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Oscars' pet pick 'A Star Is Born' has flamed out in awards season, and that's heartbreaking

USA TODAY logo USA TODAY 2/20/2019 Bryan Alexander

a man and a woman standing in a room © Provided by USA TODAY, a division of Gannett Satellite Information Network, Inc. A near-sobbing Lady Gaga paused while accepting her best song Grammy for "Shallow" and praised "A Star Is Born" for highlighting the important issue of mental illness.

"If I don't get another chance to say this," Gaga prefaced, before using the spotlight to say how proud she was to be in the film directed and written by her co-star Bradley Cooper.

It was a noble moment and practical. "A Star Is Born" has brought precious few trips to the winner's podium for speeches after all the giddy accolades, star power and awards nominations for Cooper's directorial debut. Heading into Sunday's Academy Awards (ABC, 8 ET/5 PT), the drama about a fading musician who discovers a young singer has maintained its front-runner status in just one (best original song) of its eight nominations.

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Cooper missed the Grammys to attend London's BAFTAs, where he made a high-profile acceptance speech after winning for best music. But Cooper and Gaga have spent much of award season applauding gamely in camera view as others have accepted film trophies.

"'A Star Is Born' swept the board in terms of nominations, hitting every guild award. But it just cannot win. And that’s sad," says Pete Hammond, awards columnist for the industry website Deadline.com. "It's hard to watch Bradley Cooper lose out at ceremony after ceremony, most recently Sunday's Writers Guild Awards."

After being shut out at the Screen Actors Guild Awards (despite four nominations), the season's nadir came when Cooper lost best feature director at the Directors Guild Awards to Alfonso Cuarón ("Roma"), as well as shockingly being denied best first-time feature director, losing to Bo Burnham for "Eighth Grade."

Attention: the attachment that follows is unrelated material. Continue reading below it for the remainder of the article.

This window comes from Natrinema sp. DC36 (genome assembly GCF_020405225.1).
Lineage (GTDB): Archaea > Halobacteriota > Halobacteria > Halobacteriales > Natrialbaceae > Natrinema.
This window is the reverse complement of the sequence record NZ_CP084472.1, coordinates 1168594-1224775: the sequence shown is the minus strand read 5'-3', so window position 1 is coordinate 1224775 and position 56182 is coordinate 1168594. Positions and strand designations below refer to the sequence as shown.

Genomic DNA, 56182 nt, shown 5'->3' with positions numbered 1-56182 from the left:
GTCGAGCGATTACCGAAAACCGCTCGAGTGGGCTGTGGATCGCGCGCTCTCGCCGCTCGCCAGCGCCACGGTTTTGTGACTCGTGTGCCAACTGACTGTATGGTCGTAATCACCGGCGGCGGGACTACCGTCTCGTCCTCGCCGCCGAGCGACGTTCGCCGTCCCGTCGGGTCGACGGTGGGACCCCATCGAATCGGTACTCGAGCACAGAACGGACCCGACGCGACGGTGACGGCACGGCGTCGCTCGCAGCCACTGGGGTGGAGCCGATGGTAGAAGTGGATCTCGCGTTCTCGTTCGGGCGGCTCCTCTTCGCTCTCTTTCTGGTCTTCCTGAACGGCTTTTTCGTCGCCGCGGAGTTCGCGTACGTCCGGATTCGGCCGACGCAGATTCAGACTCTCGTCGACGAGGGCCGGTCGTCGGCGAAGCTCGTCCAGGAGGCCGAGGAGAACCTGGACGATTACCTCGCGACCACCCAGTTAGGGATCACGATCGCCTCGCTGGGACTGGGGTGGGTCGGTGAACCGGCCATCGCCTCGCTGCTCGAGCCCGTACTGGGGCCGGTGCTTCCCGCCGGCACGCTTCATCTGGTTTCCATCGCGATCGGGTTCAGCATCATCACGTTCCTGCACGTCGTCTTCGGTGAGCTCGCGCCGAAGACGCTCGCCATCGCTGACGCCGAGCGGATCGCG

To be clear, "Shallow" is killing it, taking the Globe, two Grammys and probably the Oscar. Meanwhile, ABC is heavily hyping Gaga and Cooper's highly anticipated live performance of the nominated song to get die-hard fans to tune into the Oscars.

But Gaga has never recovered her footing in the best actress race after Glenn Close won the Golden Globes and nailed an impassioned speech. And performing "Shallow" isn't going to get Cooper – who's nominated for best actor, adapted screenplay and best picture (as a producer) – to the winner's circle.

It's a familiar tale for "A Star Is Born," previously made in 1937 (seven nominations including best picture, with one win for screenwriting), 1954 (six nominations, no wins) and 1976 (four nominations, and a lone win for best song).

"The good news is that this 'A Star Is Born' is going to win, at the very least, one Oscar for best song. It’s a lock," says Dave Karger, awards columnist for IMDb.com. "But the final result will likely be disappointing for those involved. This is looking to continue the 81-year tradition of this story: a bunch of nominations and not a lot of wins."

Even with Cooper's lauded fresh take on the fabled story, the explanation might be that Academy voters look down on remakes. Only "The Departed," Martin Scorsese's 2006 redo of 2002's "Infernal Affairs," has ever won best picture. 

Hammond believes the high nomination count gave "A Star Is Born" a dreaded "front-runner" status. So when it stumbled, it was glaring.

"The minute the awards start to be handed out and they don’t win, that so-called front-runner becomes damaged goods," says Hammond, who notes that anything can happen for a film which has clear industry support. In a topsy-turvy awards year like 2019, "A Star Is Born" could still pull out some unexpected wins.

"The studio still has endless optimism," says Hammond. "But this is not the position they wanted to be in."


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